COUNTERFEITS – THE BANE OF LEGITIMATE MANUFACTURERS
With the convenience of online payment platforms and the proliferation of sales transactions made over the Internet, how does one ensure that the product offered over an alternative distribution channel is genuine, and not counterfeit?
When counterfeit products are suspected to be in the market, the legitimate manufacturers would want to investigate and attempt to trace the source in order to protect their brand, intellectual property, market share and profits. When an alleged counterfeit product poses health or safety risks, relevant health and enforcement authorities would recall the product to protect public safety, and investigate without delay to establish the product’s authenticity and provenance.
Consumer products ranging from high-end branded goods such as handbags, expensive medication and health supplements, to mass produced commodities all face mounting challenges from skilled counterfeiters due to advancement in technology and the ease of access to manufacturing equipment. Counterfeiters are fully aware that poor knock-offs can be spotted from a mile, and have since invested heavily in their efforts to manufacture products that may escape even the sharpest eye. An array of scientific techniques is therefore required to establish the authenticity of a product, especially the high-quality counterfeits.
FORENSIC ANALYSIS OF COUNTERFEIT PRODUCTS
Adopting a forensic approach for the analyses has proven to be effective in “singling” out counterfeit products as both the physical features and chemical fingerprints of the product in question are examined. This holistic framework investigates the authenticity of the packaging material, as well as the contents, and is particularly useful in cases where the outer packaging is genuine but the contents are counterfeited and vice versa.
For example, in cases involving counterfeit medicines or drugs,, traditional laboratories typically examine the amount of active pharmaceutical ingredients (API) present in the medicine. However, unlike in the past where counterfeits were found with very little or no API, counterfeiters today are adding APIs to ensure efficacy and repeated business. Hence, finding the API and even the right amount of it does not signify that a product is genuine.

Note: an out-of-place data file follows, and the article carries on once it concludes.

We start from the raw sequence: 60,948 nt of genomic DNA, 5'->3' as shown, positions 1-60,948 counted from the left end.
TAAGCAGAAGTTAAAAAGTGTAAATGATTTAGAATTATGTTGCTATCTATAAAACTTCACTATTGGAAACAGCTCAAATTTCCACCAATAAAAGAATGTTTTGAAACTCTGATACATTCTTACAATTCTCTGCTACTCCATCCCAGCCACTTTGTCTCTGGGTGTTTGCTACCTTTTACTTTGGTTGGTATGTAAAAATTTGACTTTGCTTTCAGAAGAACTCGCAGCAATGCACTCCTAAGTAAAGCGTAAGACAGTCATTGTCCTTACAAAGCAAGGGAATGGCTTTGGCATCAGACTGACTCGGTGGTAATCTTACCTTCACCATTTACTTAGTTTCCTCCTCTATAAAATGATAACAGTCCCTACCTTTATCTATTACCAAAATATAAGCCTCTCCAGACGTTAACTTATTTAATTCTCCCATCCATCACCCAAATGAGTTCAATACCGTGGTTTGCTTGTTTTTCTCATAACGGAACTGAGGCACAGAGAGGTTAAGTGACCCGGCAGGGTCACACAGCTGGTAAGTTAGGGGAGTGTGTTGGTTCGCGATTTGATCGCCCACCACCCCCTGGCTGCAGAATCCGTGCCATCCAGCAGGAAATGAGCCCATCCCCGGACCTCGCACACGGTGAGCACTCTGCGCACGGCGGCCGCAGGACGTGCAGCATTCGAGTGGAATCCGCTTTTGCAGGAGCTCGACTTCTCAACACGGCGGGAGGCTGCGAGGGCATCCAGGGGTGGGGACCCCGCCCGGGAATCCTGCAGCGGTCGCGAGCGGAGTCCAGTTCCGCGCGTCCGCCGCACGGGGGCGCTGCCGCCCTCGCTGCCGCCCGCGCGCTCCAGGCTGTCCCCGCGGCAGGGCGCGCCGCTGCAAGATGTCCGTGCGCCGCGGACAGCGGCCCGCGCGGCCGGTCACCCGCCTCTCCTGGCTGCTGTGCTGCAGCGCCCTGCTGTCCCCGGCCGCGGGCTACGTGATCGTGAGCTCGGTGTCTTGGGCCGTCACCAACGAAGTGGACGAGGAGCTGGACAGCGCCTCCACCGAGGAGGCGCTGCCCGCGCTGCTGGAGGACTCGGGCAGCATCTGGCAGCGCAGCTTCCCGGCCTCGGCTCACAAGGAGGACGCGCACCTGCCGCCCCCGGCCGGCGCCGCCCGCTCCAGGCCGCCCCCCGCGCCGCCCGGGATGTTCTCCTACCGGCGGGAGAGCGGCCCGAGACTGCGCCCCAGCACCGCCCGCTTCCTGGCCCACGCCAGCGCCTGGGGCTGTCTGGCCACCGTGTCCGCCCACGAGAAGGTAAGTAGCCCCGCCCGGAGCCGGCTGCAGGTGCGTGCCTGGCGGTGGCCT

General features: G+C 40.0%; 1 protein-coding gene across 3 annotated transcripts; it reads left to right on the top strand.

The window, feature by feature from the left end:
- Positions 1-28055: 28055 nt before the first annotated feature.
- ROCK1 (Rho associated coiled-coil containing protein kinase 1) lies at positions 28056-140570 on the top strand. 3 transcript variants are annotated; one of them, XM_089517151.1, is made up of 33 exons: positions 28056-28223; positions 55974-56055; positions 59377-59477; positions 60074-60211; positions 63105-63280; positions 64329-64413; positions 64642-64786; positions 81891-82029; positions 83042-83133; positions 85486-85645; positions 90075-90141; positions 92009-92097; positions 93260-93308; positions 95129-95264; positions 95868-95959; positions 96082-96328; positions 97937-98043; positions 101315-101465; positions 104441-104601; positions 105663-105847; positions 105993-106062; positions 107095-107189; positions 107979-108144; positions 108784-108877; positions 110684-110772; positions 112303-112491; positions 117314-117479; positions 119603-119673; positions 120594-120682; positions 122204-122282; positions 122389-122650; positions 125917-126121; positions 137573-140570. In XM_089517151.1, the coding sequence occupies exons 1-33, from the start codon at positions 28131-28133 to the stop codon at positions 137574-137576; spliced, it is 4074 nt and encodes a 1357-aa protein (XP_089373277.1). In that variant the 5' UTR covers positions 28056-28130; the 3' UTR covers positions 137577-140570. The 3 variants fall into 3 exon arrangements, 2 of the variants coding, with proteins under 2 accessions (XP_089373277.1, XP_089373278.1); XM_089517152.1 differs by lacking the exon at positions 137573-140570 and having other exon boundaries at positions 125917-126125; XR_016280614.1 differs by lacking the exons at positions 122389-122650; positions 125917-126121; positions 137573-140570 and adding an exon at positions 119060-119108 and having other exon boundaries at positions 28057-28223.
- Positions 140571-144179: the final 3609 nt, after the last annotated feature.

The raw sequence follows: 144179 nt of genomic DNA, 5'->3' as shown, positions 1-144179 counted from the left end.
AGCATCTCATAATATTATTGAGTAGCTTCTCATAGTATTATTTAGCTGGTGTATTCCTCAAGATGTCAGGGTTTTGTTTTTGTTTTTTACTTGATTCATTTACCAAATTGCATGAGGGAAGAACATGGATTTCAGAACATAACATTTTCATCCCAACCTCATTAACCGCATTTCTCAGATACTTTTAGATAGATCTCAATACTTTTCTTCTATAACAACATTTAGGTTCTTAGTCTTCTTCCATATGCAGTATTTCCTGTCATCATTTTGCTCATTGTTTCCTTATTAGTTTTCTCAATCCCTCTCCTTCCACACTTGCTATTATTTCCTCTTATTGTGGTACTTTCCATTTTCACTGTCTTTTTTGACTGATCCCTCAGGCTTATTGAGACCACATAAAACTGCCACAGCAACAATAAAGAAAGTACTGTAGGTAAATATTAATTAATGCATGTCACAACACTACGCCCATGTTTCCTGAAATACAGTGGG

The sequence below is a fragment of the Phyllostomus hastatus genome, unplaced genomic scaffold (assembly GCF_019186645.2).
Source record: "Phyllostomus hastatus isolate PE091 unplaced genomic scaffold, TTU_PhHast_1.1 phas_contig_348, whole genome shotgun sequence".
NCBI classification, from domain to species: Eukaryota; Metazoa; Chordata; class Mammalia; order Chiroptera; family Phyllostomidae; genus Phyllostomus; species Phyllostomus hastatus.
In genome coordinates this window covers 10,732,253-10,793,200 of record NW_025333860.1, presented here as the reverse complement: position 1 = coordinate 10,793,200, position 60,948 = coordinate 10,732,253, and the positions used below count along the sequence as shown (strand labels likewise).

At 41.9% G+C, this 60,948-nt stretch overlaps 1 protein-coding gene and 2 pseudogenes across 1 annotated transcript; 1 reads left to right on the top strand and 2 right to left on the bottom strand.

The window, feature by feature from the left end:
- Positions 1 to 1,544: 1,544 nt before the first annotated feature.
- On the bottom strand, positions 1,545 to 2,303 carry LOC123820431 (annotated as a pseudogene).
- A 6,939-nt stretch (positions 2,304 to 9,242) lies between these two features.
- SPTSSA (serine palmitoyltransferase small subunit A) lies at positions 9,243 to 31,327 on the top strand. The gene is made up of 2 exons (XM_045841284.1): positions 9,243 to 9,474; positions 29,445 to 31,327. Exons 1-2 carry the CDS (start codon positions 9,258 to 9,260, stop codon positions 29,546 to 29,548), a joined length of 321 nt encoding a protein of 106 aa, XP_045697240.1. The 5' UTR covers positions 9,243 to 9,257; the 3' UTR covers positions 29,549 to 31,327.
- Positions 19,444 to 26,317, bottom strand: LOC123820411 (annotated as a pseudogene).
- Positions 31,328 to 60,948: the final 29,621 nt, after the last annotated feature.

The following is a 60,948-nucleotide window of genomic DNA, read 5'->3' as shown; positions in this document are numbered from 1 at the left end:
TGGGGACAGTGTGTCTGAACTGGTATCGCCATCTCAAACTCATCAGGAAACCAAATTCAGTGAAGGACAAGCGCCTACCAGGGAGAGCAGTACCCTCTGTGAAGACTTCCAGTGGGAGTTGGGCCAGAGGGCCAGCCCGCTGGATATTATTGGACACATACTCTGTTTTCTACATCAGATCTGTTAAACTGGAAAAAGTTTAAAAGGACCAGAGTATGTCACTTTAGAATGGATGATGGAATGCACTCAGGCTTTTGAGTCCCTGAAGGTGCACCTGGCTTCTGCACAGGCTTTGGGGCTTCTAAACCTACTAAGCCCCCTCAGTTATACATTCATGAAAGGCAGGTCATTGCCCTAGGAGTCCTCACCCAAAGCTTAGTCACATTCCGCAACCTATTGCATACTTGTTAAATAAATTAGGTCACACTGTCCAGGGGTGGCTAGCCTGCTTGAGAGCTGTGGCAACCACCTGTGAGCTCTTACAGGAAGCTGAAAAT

HOW CAN THE FORENSIC EXPERTS GROUP HELP YOU?
If you have concerns regarding the authenticity of your product, or suspect that you have received a batch of items that are not up to standards, please contact us for a consultation. As independent experts with years of experience using the forensic approach to analyse counterfeits, our forensic scientists are in a vantage position to provide professional advice and conduct forensic analysis on the suspicious products.
To find out more about the challenges in the analysis and interpretation of counterfeit medicines, read our article “Counterfeit Medicines” featured in the Feb 2017 issue of the Singapore Law Gazette.
If you require our assistance and expertise, please call 6459 0494 or email us at firstname.lastname@example.org.
 Counterfeit Medicines – A Primer for Lawyers – Singapore law Gazette, Feb 2017
 Yong Yuk Lin, A. Plancon, Lau Yen Hui, D. M. Hostetler, F. M. Fernandez, D. G. Green, S. Sounvoravong, S. Nara, M. Boravann, T. Dumrong, N. Bangsawan, V.V. Tuc, Low Min Yong, Lim Chin Chin, R.L. Ai, P. Newton ‘Collaborative Health and Enforcement Operations on the Quality of Antimalarials and Antibiotics in Southeast Asia’ American Journal of Tropical Medicine & Hygiene (April 2015).
 Lim Chin Chin, Yong Yuk Lin, Yang Chiew Yung, “Detection of Counterfeit Drugs – Singapore’s Approach” (2011), APEC Life Science Innovation Forum First Anti-Counterfeiting Health Products Seminar, Beijing, China.